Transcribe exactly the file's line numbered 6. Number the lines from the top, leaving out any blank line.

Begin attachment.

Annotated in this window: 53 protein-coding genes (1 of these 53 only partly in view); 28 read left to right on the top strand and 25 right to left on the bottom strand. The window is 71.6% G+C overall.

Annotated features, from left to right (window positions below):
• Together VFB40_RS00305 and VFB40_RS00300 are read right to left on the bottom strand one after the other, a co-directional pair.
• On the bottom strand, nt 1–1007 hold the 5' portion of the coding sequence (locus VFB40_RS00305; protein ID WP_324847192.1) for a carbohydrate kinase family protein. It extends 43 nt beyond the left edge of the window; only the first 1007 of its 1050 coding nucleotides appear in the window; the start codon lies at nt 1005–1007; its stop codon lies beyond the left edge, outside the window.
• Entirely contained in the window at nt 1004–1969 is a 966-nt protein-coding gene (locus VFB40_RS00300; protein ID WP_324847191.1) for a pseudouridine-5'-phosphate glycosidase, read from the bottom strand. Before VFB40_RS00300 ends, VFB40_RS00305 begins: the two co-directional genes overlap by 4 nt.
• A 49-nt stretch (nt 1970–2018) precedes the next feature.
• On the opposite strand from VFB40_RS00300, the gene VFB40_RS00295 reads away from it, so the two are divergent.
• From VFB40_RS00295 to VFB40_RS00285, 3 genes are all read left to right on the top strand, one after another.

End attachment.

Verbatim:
• A 49-nt stretch (nt 1970–2018) precedes the next feature.